Email of the day 1
On an article about bubbles in the UK and USA stock markets:
“Dear David, What is your opinion on this article [from The Guardian] that claims that there is a "bubble" in the USA and UK stock markets?”
Ed: Here is the opening:
According to the stock market, the UK economy is in a boom. Not just any old boom, but a historic one. On 28 October 2013, the FTSE 100 index hit 6,734, breaching the level achieved at the height of the economic boom before the 2008 global financial crisis (that was 6,730, recorded in October 2007).
Since then, it has had ups and downs, but on 21 February 2014 the FTSE 100 climbed to a new height of 6,838. At this rate, it may soon surpass the highest ever level reached since the index began in 1984 – that was 6,930, recorded in December 1999, during the heady days of the dotcom bubble.
The current levels of share prices are extraordinary considering the UK economy has not yet recovered the ground lost since the 2008 crash; per capita income in the UK today is still lower than it was in 2007. And let us not forget that share prices back in 2007 were themselves definitely in bubble territory of the first order.
The situation is even more worrying in the US. In March 2013, the Standard & Poor 500 stock market index reached the highest ever level, surpassing the 2007 peak (which was higher than the peak during the dotcom boom), despite the fact that the country's per capita income had not yet recovered to its 2007 level. Since then, the index has risen about 20%, although the US per capita income has not increased even by 2% during the same period. This is definitely the biggest stock market bubble in modern history.
Here is The Guardian article: This is no recovery, this is a bubble – and it will burst.
This is a generally good article although the author seems to think that the stock market should reflect the economy. It will reflect monetary conditions but most UK and USA companies are considerably better off than their respective home economies, as I have mentioned before.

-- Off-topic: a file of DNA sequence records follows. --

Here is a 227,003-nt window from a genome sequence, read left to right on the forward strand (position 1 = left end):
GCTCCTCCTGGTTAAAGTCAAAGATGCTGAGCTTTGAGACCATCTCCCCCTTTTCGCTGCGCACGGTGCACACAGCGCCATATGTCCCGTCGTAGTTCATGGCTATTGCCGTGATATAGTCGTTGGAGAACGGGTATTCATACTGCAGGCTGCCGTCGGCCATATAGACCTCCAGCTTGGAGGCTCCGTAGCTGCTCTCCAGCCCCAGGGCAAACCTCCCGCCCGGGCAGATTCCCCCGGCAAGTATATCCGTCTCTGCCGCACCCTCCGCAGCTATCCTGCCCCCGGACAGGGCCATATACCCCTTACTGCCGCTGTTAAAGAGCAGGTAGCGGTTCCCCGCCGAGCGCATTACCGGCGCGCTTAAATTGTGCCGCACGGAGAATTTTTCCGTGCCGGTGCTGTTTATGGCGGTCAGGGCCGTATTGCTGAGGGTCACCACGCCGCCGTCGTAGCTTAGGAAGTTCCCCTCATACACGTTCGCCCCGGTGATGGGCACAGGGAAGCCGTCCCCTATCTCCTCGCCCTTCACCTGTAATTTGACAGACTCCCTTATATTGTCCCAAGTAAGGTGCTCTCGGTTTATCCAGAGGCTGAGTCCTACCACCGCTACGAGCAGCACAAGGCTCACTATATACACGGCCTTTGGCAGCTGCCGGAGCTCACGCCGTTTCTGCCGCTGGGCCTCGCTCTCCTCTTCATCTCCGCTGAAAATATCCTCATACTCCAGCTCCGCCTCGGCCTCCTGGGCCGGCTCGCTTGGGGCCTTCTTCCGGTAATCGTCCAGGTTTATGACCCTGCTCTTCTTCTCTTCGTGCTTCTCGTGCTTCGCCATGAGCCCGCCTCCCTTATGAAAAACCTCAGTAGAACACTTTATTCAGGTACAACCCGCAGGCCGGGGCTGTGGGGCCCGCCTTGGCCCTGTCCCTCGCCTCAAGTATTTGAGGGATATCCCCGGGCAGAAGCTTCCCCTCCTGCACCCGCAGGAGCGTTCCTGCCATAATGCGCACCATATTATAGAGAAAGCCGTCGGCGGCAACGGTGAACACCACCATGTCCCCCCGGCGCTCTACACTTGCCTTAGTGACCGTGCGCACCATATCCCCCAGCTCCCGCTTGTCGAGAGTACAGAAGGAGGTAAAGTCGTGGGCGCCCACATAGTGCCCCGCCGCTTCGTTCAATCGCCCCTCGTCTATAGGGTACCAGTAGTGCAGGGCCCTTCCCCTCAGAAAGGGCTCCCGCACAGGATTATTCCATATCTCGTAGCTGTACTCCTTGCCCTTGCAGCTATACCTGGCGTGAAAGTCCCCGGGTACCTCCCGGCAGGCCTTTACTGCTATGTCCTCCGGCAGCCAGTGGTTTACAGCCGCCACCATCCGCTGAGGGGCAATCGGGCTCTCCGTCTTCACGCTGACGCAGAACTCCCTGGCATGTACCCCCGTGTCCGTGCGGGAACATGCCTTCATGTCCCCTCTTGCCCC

For instance, they do not face the same debts or employment problems. They can also earn revenue beyond their home shores, and some companies listed in the UK are not domiciled here. However, all these shares have definitely benefited from technology enhancements, low interest rates and quantitative easing (QE).
The UK’s FTSE 100 Index is not cheap at a trailing p/e of 17.59, although the yield is still reasonably favourable at 3.99%, according to Bloomberg. This is more attractive than the USA’s S&P 500 Index which has a slightly lower p/e of 17.04 but yields only 1.94%. Moreover, the fashionable Nasdaq Composite Index is clearly expensive with p/e of 31.42 and a yield of only 1.23%. This has bubble characteristics, as I have been pointing out recently, although not to the extent that we saw in 1999/2000.
In less difficult economic times central banks ‘remove the punchbowl’ when markets and the economy overheat, by raising interest rates. That may not happen for a while in the UK or USA, given the severity of the credit crisis recession and the need for stronger, self-sustaining GDP growth. Consequently, somewhat expensive markets, not to mention a number of high-flying tech shares could become more obvious bubbles.
We need to be alert to this risk and not buy the hype of better controls, safer environments and lower risks than in the past. Some things never change, including greed and fear.
Meanwhile, I think it is good that some markets have recovered since the bearish January effect. It suggests that we may see more of the choppy ranging, in line with Fuller Treacy Money’s view, than significant downward spirals. We need several years of market ranging in order for valuations to improve. However, developed markets still have the monetary tailwinds so further overvaluations would increase risks. This remains a buy-low-sell-high environment.Back to top